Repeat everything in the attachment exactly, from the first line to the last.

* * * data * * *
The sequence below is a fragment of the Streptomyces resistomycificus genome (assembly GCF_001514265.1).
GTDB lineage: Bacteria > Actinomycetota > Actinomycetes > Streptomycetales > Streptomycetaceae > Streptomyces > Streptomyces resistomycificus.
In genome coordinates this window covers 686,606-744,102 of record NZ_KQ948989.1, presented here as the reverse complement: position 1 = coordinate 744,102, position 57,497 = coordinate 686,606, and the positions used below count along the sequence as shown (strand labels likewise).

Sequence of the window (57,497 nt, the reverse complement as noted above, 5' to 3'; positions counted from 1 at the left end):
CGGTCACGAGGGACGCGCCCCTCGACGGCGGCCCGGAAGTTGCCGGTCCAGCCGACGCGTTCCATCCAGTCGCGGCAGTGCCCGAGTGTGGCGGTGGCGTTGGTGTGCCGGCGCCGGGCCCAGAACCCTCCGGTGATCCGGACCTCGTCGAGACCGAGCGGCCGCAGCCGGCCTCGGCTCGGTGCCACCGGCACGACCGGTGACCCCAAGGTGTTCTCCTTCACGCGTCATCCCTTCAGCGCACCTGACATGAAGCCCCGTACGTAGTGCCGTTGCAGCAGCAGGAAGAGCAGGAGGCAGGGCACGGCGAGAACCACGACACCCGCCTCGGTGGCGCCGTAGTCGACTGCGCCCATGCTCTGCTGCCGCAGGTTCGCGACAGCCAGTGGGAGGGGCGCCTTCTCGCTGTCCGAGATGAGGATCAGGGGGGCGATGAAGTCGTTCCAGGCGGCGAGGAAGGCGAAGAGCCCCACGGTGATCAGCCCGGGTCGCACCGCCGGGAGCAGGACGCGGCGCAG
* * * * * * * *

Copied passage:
The sequence below is a fragment of the Streptomyces resistomycificus genome (assembly GCF_001514265.1).
GTDB lineage: Bacteria > Actinomycetota > Actinomycetes > Streptomycetales > Streptomycetaceae > Streptomyces > Streptomyces resistomycificus.
In genome coordinates this window covers 686,606-744,102 of record NZ_KQ948989.1, presented here as the reverse complement: position 1 = coordinate 744,102, position 57,497 = coordinate 686,606, and the positions used below count along the sequence as shown (strand labels likewise).

Sequence of the window (57,497 nt, the reverse complement as noted above, 5' to 3'; positions counted from 1 at the left end):
CGGTCACGAGGGACGCGCCCCTCGACGGCGGCCCGGAAGTTGCCGGTCCAGCCGACGCGTTCCATCCAGTCGCGGCAGTGCCCGAGTGTGGCGGTGGCGTTGGTGTGCCGGCGCCGGGCCCAGAACCCTCCGGTGATCCGGACCTCGTCGAGACCGAGCGGCCGCAGCCGGCCTCGGCTCGGTGCCACCGGCACGACCGGTGACCCCAAGGTGTTCTCCTTCACGCGTCATCCCTTCAGCGCACCTGACATGAAGCCCCGTACGTAGTGCCGTTGCAGCAGCAGGAAGAGCAGGAGGCAGGGCACGGCGAGAACCACGACACCCGCCTCGGTGGCGCCGTAGTCGACTGCGCCCATGCTCTGCTGCCGCAGGTTCGCGACAGCCAGTGGGAGGGGCGCCTTCTCGCTGTCCGAGATGAGGATCAGGGGGGCGATGAAGTCGTTCCAGGCGGCGAGGAAGGCGAAGAGCCCCACGGTGATCAGCCCGGGTCGCACCGCCGGGAGCAGGACGCGGCGCAG